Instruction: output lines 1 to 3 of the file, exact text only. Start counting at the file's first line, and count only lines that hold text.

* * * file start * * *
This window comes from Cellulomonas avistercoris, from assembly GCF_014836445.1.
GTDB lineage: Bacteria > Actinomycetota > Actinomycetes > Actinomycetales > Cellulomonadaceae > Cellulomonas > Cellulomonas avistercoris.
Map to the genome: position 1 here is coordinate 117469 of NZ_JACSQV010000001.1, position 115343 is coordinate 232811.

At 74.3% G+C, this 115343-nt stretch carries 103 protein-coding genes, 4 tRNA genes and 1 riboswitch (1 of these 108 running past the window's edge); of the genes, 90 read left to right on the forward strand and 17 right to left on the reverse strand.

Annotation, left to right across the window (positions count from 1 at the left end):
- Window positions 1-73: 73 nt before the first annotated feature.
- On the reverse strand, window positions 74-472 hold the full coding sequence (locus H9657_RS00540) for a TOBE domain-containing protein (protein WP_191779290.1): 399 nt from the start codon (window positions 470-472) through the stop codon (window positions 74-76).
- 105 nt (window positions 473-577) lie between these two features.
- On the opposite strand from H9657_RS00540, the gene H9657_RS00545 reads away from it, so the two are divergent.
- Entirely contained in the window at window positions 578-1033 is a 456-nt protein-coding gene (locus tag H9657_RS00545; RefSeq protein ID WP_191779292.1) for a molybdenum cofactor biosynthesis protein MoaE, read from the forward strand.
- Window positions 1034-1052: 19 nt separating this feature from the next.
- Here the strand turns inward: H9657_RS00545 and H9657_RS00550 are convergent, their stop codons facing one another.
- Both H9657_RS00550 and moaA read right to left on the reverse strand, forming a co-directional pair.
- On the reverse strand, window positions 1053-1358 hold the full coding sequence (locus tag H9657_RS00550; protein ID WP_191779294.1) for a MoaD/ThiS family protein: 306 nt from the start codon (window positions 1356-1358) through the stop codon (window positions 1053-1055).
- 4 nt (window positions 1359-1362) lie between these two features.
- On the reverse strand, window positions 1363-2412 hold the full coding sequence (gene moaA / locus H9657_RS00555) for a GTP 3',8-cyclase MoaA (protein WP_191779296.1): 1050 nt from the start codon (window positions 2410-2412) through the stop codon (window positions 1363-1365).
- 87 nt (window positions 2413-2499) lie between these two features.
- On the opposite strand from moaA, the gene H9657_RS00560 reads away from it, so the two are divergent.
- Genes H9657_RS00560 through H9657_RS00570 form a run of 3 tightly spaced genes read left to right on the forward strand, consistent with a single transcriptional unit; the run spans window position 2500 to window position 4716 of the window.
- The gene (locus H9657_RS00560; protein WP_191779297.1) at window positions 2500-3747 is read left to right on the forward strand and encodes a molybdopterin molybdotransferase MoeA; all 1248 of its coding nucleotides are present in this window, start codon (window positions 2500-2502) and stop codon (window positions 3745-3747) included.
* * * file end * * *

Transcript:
This window comes from Cellulomonas avistercoris, from assembly GCF_014836445.1.
GTDB lineage: Bacteria > Actinomycetota > Actinomycetes > Actinomycetales > Cellulomonadaceae > Cellulomonas > Cellulomonas avistercoris.
Map to the genome: position 1 here is coordinate 117469 of NZ_JACSQV010000001.1, position 115343 is coordinate 232811.